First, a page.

"Words can be as powerful as dreams," said Hrada, unconsciously quoting his sister, "for they can sap your enemy's will to fight against you even as you strike."

"And we will strike," nudged Warrada, trying to steer the other two away from a direct confrontation.

"Indeed we will," said Hrada proudly. "It is time for the Core to rise. It is time to conquer the Moonlands."

"It's been tried," said Morag reservedly. "And not with the best of results."

"Ah, but we shall not make the same mistake that Agram did," said Hrada, presenting Warrada's strategy as if it were his own. "Agram reached for the whole pack of eebits, and they eluded his grasp. He tried to seize five regions at once, and failed in them all. We shall concentrate our force into one devastating blow. A single overwhelming strike on a single region." He paused, then added, "We shall strike at Naroom."

"Why there?" asked Morag. Simply because he'd asked, Warrada could tell that his interest had been piqued.

"It has long been the leading region of the Moonlands," answered Hrada. "The other regions look to them for guidance and confidence. Most recently, they sheltered and trained the young Kyros, who defeated Agram and caused us such pain. But now Kyros is gone, and we can strike back. We shall attack them, burn the forest, and scatter their people. This bold stroke will strike fear into the hearts of our enemies."

"And with the knowledge of the Great Library in our hands," purred Warrada, "we shall topple the rest of the regions, one by one. Without Naroom, they will be unable to mount a unified defense."

Morag contemplated this for a moment. He raised a hand to scratch his chin, but so deep was the darkness under his hood that Warrada could not even tell if there was a chin in there to be scratched. She wondered if there was indeed nothing left but his baleful eyes, and the gesture was a remnant of earlier days, days lost to time three thousand years ago.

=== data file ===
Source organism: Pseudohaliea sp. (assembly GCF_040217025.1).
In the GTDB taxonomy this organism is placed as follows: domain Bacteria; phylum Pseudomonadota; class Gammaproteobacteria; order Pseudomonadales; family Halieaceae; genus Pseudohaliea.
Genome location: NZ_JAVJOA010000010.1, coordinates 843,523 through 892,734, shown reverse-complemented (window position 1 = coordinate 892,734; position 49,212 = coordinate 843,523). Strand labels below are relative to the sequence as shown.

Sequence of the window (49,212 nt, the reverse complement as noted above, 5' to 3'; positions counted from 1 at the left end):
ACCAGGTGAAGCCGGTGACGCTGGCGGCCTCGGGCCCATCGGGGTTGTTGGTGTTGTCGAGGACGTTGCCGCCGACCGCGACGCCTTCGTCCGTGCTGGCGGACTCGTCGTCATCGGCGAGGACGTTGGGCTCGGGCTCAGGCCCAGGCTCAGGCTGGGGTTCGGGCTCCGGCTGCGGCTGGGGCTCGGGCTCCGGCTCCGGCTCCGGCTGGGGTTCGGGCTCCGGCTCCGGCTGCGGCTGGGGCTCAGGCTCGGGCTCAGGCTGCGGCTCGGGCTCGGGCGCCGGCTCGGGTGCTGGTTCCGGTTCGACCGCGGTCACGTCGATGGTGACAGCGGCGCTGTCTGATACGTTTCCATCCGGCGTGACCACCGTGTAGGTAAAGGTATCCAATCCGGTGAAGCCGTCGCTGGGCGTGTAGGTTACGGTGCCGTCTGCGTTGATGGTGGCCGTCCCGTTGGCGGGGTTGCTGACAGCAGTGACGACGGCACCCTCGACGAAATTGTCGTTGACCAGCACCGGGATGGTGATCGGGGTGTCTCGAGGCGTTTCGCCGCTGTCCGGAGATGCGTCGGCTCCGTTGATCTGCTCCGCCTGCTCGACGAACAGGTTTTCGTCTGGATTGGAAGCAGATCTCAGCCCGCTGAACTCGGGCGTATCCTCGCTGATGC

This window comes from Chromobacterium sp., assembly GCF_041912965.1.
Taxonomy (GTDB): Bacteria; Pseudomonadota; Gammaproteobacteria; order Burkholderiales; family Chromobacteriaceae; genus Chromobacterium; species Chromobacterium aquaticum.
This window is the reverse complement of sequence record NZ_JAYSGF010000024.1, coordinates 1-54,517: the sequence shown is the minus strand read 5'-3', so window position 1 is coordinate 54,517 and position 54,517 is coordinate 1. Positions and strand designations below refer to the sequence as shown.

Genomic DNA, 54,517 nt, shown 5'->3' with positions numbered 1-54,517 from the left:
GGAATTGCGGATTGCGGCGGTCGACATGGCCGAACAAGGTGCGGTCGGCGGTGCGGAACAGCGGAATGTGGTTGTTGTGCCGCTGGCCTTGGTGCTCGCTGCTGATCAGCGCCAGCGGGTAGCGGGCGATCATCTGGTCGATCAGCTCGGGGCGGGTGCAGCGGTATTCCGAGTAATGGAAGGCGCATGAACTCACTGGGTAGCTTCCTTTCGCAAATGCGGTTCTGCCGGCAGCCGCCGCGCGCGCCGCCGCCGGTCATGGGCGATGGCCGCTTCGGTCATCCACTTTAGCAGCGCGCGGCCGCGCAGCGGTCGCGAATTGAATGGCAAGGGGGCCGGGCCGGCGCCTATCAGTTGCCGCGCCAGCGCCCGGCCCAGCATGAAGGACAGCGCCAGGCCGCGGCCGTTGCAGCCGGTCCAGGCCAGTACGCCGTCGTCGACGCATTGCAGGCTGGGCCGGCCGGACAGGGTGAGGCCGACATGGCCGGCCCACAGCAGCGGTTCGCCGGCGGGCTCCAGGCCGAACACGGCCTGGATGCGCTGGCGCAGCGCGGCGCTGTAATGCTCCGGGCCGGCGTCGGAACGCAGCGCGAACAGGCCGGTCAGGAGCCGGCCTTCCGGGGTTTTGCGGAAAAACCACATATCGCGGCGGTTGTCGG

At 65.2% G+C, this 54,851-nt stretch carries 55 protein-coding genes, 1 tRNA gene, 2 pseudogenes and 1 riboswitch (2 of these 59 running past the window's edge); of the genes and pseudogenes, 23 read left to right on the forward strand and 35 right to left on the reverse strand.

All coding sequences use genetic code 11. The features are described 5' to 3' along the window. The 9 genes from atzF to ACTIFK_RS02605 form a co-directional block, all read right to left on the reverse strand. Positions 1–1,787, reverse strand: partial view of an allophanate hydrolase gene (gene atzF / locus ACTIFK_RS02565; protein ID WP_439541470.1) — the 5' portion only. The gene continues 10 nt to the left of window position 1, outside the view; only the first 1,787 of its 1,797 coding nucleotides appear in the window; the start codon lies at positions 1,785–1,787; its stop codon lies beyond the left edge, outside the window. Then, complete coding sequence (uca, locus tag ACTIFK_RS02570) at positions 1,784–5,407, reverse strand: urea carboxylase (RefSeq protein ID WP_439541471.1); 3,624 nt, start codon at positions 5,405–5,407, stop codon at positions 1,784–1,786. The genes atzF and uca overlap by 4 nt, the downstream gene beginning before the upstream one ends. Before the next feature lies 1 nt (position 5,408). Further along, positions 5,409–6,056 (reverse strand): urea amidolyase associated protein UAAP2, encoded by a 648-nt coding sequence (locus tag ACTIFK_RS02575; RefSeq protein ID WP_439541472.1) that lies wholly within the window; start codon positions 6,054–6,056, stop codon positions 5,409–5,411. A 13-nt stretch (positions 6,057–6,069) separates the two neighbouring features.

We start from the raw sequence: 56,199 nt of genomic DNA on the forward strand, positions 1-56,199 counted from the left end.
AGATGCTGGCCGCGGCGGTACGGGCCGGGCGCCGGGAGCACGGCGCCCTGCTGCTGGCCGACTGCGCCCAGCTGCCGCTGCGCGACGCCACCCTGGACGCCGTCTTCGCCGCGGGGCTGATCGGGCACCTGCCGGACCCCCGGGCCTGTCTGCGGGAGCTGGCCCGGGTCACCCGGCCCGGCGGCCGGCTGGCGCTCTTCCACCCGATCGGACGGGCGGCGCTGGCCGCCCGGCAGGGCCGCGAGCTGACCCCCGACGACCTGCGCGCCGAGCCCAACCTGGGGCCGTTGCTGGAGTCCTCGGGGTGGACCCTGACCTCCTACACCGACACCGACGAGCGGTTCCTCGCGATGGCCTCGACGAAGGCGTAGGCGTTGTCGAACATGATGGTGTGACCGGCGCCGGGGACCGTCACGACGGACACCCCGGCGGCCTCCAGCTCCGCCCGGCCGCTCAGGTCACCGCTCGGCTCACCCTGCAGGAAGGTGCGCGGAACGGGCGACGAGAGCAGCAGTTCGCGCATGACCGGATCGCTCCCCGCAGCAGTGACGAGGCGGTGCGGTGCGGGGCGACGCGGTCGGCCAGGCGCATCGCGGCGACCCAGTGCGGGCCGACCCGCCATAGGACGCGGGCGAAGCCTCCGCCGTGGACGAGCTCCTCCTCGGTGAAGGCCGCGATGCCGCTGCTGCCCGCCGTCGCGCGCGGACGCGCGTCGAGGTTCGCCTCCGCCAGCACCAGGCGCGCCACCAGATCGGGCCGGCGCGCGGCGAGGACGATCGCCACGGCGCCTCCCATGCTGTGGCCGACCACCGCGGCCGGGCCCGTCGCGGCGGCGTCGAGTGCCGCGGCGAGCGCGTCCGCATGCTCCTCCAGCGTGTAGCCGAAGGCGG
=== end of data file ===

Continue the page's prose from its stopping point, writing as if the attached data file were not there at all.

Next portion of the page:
"I... like it," said Morag. "But I can't help but wonder if your motivations are less strategic and more... personal?"

"Strategic, yes, for when we defeat the greatest region, the others will be easy," said Hrada easily. "As for personal reasons, yes, they are there, but they did not make the decision, they only reinforce it. Besides, aren't you the one who says that personal reasons are the most pure?"

"Indeed I am," said Morag, nodding again, deeper this time than last. "And it makes me happiest when personal vendettas fall neatly in line with strategic needs. Nevertheless, destroying Naroom is no small feat. They do not have our strength, but they have superior numbers. They have Eidon, and Salafy, his protég? Orwin is a respectable foe, and they have Yaki and Tryn..."

"Plus there's Poad..." added Hrada. Warrada turned her head so that Morag wouldn't see her roll her eyes.

"Pshht!" said the Core Magi. "I could kick that runt over the head of an ormagon. The question is, do we have enough? We have the two of you, and me. The other Shadow Magi have fled, and you drove off Zet and Korg. Nagsis has vanished without a trace, and we haven't seen Togoth since Kyrus collapsed his geyser - sorry, his 'Core-rupted Inter-Regional Darkness Projector and Transport Access Gate.'"

While Hrada chuckled at Morag's imitation of Togoth, Warrada noted, much to her annoyance, that Morag had made no mention of Agram's fate. He had, in fact, never referred to Agram by name...

"We may be three," said Hrada firmly, "but we are enough."

"Indeed we are," added Warrada, "but there is also a fourth..." And so saying, she pulled out a black jellybean and rolled it in her fingers.